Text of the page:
Long faced by the permafrost of dictatorship, Burma's poets have deployed metaphor to ingenious effect.
The modernist phase of Burmese poetry, known as khitsan (meaning testing the times), emerged in the 1930s from Rangoon University and was associated with opposition to British colonial rule. Since then, poetry in Burma has retained a political significance unthinkable in the west. The odd dim schoolteacher aside, who would seek to censor poets in Britain, for example? When the military seized power in 1962, Burma became in many respects a closed country, culturally as well as politically - a Stone Age cave sealed by stones, in the words of Maung yu Pi in The Great Ice Sheet, leaving a great culture, dilapidated and yellowing. Poetry, with a long and distinguished history in Burma, is a form to which the country's readers naturally turn. Under the permafrost of dictatorship, poets needed ways to write without finding half the words inked out. They proved as ingenious in metaphor as the times required.
This is not a new story: eastern Europe was the same before 1989 (and eastern European poets were among those read by Burmese writers). We must wait to see if the same price - the collapse of the literary audience - is paid for liberty in Burma, although the deeply embedded traditions of Buddhism, which appear frequently in the poems, might arrest that process. Zeyar Lynn's introduction to Bones Will Crow, the first anthology of contemporary Burmese poetry, sketches various contemporary positions that have grown out of the movement away from the traditional poetic form of the internally rhymed, four-syllable line. There is a broad church approach, as well as 1970s innovation (khitpor) and the contemporary postmodern (does this sound familiar?). It sets the scene for future disappointment without directly invoking the possibility.
The editors, ko ko thett (himself an important poet) and James Byrne, point out that their sample of 15 poets is taken from perhaps a thousand: Bones Will Crow should not, then, be the only project in the field, especially in light of Burma's recent tentative liberalisation. The book opens with the prolific Tin Moe, who was jailed by the regime before escaping to the US. The Years We Didn't See the Dawn evokes
A time of getting nowhere and the realisation that, though life may have been unlived, the clock has ticked on and old age approaches:
I have passed through all this / Unheeding, as in a train / One passes stations by.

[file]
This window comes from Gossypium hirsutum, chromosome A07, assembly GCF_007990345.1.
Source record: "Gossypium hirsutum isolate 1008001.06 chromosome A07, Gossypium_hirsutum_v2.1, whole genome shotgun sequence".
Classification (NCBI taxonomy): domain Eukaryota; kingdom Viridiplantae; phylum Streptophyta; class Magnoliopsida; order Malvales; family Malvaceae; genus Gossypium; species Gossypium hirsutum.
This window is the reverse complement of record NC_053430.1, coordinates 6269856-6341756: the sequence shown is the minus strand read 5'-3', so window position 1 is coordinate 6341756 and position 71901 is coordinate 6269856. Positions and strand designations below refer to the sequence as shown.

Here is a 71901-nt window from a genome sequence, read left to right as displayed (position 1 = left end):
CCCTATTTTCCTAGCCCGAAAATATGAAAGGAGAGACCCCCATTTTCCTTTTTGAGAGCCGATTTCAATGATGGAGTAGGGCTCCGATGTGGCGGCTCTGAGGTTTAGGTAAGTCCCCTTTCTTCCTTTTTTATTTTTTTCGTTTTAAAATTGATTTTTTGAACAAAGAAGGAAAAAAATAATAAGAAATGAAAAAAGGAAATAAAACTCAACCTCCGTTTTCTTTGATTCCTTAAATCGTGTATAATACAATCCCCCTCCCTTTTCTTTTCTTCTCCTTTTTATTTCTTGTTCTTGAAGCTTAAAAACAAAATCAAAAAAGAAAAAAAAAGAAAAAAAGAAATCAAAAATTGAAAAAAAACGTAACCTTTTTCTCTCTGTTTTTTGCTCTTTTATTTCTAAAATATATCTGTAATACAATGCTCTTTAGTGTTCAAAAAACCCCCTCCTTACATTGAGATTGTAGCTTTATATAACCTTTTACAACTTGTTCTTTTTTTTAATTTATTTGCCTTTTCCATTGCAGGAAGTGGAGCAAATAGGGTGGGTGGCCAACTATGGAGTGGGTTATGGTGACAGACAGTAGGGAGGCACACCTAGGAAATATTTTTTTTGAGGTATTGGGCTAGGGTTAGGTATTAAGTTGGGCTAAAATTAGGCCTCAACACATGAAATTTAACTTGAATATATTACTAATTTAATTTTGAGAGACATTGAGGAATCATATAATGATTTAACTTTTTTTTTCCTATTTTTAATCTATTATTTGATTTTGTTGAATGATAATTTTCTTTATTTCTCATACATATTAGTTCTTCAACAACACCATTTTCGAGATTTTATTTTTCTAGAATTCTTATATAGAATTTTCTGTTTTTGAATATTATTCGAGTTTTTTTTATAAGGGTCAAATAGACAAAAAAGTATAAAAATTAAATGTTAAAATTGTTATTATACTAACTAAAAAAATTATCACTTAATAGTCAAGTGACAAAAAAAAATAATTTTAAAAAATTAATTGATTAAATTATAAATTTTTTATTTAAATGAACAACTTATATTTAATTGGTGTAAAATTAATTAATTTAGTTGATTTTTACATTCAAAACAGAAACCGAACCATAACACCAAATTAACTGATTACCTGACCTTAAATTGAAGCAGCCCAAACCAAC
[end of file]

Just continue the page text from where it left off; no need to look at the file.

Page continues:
For Thitsar Ni, described as a Buddhist with no spouse, no bank account and no master, while people neglect spiritual traditions by seeking
comfort in conformity - whether under dictatorship or in material aspiration -
Tomorrow / has been buried right there. This might seem too direct for Anglophone readers, but its sombre analysis is part of our own tradition, too - in Wordsworth, in Derek Mahon, or in the Catholic convert Robert Lowell in Waking Early Sunday Morning, with its vision of
the blind / swipe of the pruner and his knife / busy about the tree of life.
Ma Ei is the oldest of the three female poets included here, a former Communist and prisoner of war. The editors record that having been reincarnated as a rebel, a widow, a divorcee and a poet laureate [she] believes that she has earned more materials than she can possibly use in her lifetime. Her abrasive comic spirit shows her determined to escape categorisation:
It was me! I was such a handful,
Such a flirt, such a red.
I've had no reward, just fingers pointing.
Dying ain't much of a living!
The lady is a crank.
In a book that often (if understandably) inclines to solemnity, Ma Ei's fellow female poets Eaindra and Pandora find room for sharp-eyed idiosyncrasy in their treatment of sexual politics, as in Eaindra's terse Lullaby for a night (
Here you go ... / The generosity of my dead sobs / Until the shoulders of night give in) and Pandora's attack on the legions of 'the daft' and young women bought off with material trivia.
The poets in Bones Will Crow tend to reveal a strong sense of the society to which they belong, and of a sense of responsibility towards it, which would be hard for an Anglophone poet to match with confidence. Even the most alienated of these writers still seem alienated with, rather than from, their fellow citizens. If they speak from the margin, it's a crowded place. It would be interesting to see how this plays out over time. As the anthology proceeds, there is an unavoidable sense that we have read some of this work before elsewhere, among American language poets and other postmodernists whose methods and attitudes provide a ready fit for the political and aesthetic discontents of some younger Burmese writers. This may be liberating, but it can also look and sound like a kind of mirror-imperialism, a Code Napoleon of dissent, perhaps in its way as intolerant of cultural difference as other US exports such as Coca-Cola or Walmart. It makes one long to see 20 years ahead: when the mechanisms of innovation exhaust themselves, what survives will have to be art rather than gesture.